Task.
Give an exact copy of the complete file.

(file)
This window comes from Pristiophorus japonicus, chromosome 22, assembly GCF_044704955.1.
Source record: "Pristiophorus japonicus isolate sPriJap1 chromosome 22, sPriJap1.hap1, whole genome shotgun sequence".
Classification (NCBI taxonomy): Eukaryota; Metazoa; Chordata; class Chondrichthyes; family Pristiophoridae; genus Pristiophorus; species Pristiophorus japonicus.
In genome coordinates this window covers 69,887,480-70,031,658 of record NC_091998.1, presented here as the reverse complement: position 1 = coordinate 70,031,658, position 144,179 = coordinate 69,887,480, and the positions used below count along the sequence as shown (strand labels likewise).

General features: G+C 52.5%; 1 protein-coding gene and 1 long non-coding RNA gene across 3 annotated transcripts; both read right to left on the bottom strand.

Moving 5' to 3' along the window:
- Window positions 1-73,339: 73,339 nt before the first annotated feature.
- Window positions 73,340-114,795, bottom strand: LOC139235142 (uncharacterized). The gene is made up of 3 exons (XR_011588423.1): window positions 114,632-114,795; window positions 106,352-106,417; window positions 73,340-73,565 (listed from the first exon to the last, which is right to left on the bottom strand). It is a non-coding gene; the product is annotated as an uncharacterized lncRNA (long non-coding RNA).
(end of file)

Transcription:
This window comes from Pristiophorus japonicus, chromosome 22, assembly GCF_044704955.1.
Source record: "Pristiophorus japonicus isolate sPriJap1 chromosome 22, sPriJap1.hap1, whole genome shotgun sequence".
Classification (NCBI taxonomy): Eukaryota; Metazoa; Chordata; class Chondrichthyes; family Pristiophoridae; genus Pristiophorus; species Pristiophorus japonicus.
In genome coordinates this window covers 69,887,480-70,031,658 of record NC_091998.1, presented here as the reverse complement: position 1 = coordinate 70,031,658, position 144,179 = coordinate 69,887,480, and the positions used below count along the sequence as shown (strand labels likewise).

General features: G+C 52.5%; 1 protein-coding gene and 1 long non-coding RNA gene across 3 annotated transcripts; both read right to left on the bottom strand.

Moving 5' to 3' along the window:
- Window positions 1-73,339: 73,339 nt before the first annotated feature.
- Window positions 73,340-114,795, bottom strand: LOC139235142 (uncharacterized). The gene is made up of 3 exons (XR_011588423.1): window positions 114,632-114,795; window positions 106,352-106,417; window positions 73,340-73,565 (listed from the first exon to the last, which is right to left on the bottom strand). It is a non-coding gene; the product is annotated as an uncharacterized lncRNA (long non-coding RNA).